You may have the perfect academic and personal record, but if you can’t answer these three questions – why this school, why you, and why now – you will not get into your dream school.
Basically, why are you a fit for this school? This is usually the last paragraph of your admissions essay. Though this should be built into the rest of your essay. If your essay starts with an image, theme, or notable phrase, come back to it in your final paragraph to tie everything together (called the Greek rhetorical circle).
- Why you? – If you did a good job of the first three steps, there’s not much more to do. But you still want to show why your personal strengths are well suited to this school.
- Why this school? – This is the most important question. Schools accept a very small
fraction of applicants. So, why are you a fit for this school? What programs or aspects of this school fit with your traits, motivations, and future?
- Why now? – If you are a senior in high school applying to college, you don’t need to answer this question. But if you waited to apply to college or took a break between college and grad school, explain why now is the right time for you to enter this program.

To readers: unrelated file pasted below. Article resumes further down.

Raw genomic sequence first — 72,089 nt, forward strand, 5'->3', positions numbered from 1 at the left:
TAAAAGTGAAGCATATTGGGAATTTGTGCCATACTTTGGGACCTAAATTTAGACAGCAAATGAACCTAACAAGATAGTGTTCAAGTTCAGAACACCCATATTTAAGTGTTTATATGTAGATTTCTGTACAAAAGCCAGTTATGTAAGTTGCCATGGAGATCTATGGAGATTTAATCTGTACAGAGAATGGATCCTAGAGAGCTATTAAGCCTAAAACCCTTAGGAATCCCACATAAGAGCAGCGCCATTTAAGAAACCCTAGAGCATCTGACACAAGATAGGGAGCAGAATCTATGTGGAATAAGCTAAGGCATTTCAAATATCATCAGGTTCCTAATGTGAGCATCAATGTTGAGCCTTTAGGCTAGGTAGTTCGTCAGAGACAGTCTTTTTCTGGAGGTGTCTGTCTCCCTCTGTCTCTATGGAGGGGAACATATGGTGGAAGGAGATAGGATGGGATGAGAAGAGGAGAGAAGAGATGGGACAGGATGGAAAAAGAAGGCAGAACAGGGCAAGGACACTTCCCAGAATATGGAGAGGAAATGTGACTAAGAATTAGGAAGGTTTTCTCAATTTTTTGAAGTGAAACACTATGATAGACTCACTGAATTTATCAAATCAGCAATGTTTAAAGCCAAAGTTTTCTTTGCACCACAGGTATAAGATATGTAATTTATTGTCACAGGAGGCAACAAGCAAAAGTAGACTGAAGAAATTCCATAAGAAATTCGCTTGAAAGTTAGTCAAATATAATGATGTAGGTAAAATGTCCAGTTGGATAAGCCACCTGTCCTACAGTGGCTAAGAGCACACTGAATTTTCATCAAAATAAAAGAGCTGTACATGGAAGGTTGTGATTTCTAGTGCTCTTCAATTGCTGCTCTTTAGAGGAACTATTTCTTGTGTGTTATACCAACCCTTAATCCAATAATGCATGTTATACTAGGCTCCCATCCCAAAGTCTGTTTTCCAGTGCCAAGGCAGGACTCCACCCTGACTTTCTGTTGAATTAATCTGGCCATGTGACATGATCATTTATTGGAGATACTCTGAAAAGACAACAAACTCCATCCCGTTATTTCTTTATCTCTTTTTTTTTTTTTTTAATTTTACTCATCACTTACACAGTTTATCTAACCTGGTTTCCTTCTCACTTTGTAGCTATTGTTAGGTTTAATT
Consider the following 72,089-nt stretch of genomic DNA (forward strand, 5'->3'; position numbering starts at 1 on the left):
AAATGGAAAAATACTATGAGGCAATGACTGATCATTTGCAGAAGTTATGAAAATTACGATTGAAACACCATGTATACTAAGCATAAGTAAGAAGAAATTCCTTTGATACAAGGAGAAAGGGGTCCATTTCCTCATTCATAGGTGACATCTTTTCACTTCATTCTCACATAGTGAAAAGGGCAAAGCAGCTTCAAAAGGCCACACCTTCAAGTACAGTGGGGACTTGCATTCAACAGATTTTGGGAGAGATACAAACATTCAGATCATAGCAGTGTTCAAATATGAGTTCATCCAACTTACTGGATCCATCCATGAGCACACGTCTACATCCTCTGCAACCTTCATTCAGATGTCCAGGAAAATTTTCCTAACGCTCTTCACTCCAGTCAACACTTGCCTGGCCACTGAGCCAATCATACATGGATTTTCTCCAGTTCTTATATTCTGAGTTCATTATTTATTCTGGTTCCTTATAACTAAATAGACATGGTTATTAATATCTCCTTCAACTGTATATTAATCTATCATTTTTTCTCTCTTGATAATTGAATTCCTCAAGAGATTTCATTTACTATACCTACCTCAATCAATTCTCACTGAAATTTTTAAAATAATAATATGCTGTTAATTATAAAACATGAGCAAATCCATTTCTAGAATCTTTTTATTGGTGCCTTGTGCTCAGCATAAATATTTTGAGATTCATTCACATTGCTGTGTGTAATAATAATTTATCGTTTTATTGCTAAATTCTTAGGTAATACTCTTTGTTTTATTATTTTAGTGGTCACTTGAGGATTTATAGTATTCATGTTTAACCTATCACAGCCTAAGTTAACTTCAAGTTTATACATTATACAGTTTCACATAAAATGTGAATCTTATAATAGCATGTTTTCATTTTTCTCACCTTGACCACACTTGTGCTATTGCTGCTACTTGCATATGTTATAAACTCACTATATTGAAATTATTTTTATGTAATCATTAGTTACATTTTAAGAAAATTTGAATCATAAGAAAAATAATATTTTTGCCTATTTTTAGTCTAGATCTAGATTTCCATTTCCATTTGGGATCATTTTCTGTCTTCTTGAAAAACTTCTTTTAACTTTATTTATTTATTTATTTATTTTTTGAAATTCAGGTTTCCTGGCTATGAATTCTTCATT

To see some examples, check out our tutorial on social media. We hope this blog post was helpful and wish you all the success in your admissions process! Please post a comment letting us know what you think about this post and the HITS method or if you have any tips for applicants from your own experience. Feel free to contact us to receive a free virtual consultation and/or get your first tiq on your admissions essay for only $15. Trust us – you won’t regret it!